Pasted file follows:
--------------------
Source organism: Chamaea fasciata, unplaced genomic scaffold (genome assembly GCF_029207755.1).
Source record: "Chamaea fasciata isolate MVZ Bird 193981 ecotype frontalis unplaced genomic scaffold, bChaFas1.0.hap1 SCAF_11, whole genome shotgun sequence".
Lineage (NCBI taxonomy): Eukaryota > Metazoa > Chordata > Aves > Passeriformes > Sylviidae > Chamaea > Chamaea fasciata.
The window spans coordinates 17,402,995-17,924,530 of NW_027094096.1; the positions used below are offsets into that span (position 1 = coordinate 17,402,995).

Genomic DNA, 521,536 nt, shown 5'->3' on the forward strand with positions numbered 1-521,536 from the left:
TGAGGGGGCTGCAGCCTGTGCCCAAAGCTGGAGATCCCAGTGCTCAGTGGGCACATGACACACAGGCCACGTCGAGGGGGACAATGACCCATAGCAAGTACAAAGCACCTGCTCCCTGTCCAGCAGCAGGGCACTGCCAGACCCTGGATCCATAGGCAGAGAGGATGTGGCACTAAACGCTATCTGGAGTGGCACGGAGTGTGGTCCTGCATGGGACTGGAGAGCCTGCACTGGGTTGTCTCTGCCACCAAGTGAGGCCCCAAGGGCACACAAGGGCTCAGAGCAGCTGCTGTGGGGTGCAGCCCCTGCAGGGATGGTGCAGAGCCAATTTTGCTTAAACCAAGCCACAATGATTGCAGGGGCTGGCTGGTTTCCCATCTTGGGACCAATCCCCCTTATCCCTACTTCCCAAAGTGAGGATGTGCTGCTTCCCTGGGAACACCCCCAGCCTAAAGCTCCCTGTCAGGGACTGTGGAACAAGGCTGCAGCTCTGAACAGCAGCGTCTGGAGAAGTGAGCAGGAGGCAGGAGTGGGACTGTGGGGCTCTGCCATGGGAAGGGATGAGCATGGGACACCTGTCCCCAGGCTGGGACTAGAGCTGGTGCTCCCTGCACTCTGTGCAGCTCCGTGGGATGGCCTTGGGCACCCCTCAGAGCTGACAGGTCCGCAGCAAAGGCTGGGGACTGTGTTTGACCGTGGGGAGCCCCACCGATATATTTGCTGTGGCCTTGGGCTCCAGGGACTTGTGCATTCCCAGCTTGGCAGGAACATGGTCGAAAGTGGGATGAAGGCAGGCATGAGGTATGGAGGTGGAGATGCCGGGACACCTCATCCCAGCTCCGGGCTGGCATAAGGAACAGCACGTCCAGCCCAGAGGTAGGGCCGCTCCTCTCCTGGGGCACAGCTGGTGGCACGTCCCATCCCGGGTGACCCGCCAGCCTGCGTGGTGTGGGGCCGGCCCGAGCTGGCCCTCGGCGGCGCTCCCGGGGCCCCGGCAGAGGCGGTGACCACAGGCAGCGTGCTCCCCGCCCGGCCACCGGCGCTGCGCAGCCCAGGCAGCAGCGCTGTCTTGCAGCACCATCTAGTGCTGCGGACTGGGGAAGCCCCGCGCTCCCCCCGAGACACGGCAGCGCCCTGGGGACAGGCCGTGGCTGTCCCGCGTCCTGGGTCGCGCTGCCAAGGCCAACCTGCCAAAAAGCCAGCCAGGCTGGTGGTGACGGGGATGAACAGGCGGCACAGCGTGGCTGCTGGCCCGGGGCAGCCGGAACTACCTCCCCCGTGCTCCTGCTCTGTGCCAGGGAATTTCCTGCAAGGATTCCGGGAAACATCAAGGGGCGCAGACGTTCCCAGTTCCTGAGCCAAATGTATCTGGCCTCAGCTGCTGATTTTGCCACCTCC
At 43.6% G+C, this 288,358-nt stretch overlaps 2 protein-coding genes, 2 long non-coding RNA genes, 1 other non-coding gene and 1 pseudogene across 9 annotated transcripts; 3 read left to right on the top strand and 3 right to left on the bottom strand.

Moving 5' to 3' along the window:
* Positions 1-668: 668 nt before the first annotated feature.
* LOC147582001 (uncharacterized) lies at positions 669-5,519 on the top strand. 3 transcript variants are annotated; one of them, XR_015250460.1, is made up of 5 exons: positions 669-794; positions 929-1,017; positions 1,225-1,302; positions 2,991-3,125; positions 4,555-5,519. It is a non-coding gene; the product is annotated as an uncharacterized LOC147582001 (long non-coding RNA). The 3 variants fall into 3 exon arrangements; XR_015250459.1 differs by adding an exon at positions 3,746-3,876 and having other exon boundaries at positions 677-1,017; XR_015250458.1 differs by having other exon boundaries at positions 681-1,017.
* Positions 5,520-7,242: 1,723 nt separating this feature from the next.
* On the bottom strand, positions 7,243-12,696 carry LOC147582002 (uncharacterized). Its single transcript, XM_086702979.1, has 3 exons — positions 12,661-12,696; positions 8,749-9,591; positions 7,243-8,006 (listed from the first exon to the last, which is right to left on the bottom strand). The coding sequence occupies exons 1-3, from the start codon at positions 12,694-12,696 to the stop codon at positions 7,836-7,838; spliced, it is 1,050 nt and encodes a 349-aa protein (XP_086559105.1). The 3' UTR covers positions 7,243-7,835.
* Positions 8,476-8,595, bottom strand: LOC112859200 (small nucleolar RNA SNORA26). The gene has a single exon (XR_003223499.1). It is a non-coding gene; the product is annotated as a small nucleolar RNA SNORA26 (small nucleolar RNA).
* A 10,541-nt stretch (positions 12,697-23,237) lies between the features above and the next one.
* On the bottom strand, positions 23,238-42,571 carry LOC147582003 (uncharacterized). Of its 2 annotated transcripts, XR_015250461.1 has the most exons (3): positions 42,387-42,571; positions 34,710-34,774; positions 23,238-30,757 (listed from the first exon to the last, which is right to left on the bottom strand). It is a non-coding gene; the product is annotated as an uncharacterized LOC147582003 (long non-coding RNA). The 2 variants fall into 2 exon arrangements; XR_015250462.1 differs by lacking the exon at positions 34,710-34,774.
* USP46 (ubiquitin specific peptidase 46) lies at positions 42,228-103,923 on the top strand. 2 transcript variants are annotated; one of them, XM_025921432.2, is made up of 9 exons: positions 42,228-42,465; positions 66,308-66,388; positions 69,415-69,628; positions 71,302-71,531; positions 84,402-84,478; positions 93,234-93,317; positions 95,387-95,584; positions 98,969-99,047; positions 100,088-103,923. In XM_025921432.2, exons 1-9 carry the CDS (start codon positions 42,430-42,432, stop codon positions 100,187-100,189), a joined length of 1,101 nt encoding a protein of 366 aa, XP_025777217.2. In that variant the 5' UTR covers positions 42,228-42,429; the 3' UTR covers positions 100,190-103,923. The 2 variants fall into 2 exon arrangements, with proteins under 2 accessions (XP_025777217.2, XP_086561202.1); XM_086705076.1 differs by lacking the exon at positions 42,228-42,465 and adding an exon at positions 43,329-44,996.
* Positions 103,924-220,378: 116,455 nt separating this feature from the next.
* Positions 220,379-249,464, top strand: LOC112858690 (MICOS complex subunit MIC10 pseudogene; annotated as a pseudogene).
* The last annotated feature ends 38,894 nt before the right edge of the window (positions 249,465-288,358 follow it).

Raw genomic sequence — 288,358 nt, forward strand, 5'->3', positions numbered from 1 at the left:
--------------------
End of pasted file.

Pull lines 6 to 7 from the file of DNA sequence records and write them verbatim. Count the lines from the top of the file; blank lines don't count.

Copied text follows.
TGAGGGGGCTGCAGCCTGTGCCCAAAGCTGGAGATCCCAGTGCTCAGTGGGCACATGACACACAGGCCACGTCGAGGGGGACAATGACCCATAGCAAGTACAAAGCACCTGCTCCCTGTCCAGCAGCAGGGCACTGCCAGACCCTGGATCCATAGGCAGAGAGGATGTGGCACTAAACGCTATCTGGAGTGGCACGGAGTGTGGTCCTGCATGGGACTGGAGAGCCTGCACTGGGTTGTCTCTGCCACCAAGTGAGGCCCCAAGGGCACACAAGGGCTCAGAGCAGCTGCTGTGGGGTGCAGCCCCTGCAGGGATGGTGCAGAGCCAATTTTGCTTAAACCAAGCCACAATGATTGCAGGGGCTGGCTGGTTTCCCATCTTGGGACCAATCCCCCTTATCCCTACTTCCCAAAGTGAGGATGTGCTGCTTCCCTGGGAACACCCCCAGCCTAAAGCTCCCTGTCAGGGACTGTGGAACAAGGCTGCAGCTCTGAACAGCAGCGTCTGGAGAAGTGAGCAGGAGGCAGGAGTGGGACTGTGGGGCTCTGCCATGGGAAGGGATGAGCATGGGACACCTGTCCCCAGGCTGGGACTAGAGCTGGTGCTCCCTGCACTCTGTGCAGCTCCGTGGGATGGCCTTGGGCACCCCTCAGAGCTGACAGGTCCGCAGCAAAGGCTGGGGACTGTGTTTGACCGTGGGGAGCCCCACCGATATATTTGCTGTGGCCTTGGGCTCCAGGGACTTGTGCATTCCCAGCTTGGCAGGAACATGGTCGAAAGTGGGATGAAGGCAGGCATGAGGTATGGAGGTGGAGATGCCGGGACACCTCATCCCAGCTCCGGGCTGGCATAAGGAACAGCACGTCCAGCCCAGAGGTAGGGCCGCTCCTCTCCTGGGGCACAGCTGGTGGCACGTCCCATCCCGGGTGACCCGCCAGCCTGCGTGGTGTGGGGCCGGCCCGAGCTGGCCCTCGGCGGCGCTCCCGGGGCCCCGGCAGAGGCGGTGACCACAGGCAGCGTGCTCCCCGCCCGGCCACCGGCGCTGCGCAGCCCAGGCAGCAGCGCTGTCTTGCAGCACCATCTAGTGCTGCGGACTGGGGAAGCCCCGCGCTCCCCCCGAGACACGGCAGCGCCCTGGGGACAGGCCGTGGCTGTCCCGCGTCCTGGGTCGCGCTGCCAAGGCCAACCTGCCAAAAAGCCAGCCAGGCTGGTGGTGACGGGGATGAACAGGCGGCACAGCGTGGCTGCTGGCCCGGGGCAGCCGGAACTACCTCCCCCGTGCTCCTGCTCTGTGCCAGGGAATTTCCTGCAAGGATTCCGGGAAACATCAAGGGGCGCAGACGTTCCCAGTTCCTGAGCCAAATGTATCTGGCCTCAGCTGCTGATTTTGCCACCTCC
At 43.6% G+C, this 288,358-nt stretch overlaps 2 protein-coding genes, 2 long non-coding RNA genes, 1 other non-coding gene and 1 pseudogene across 9 annotated transcripts; 3 read left to right on the top strand and 3 right to left on the bottom strand.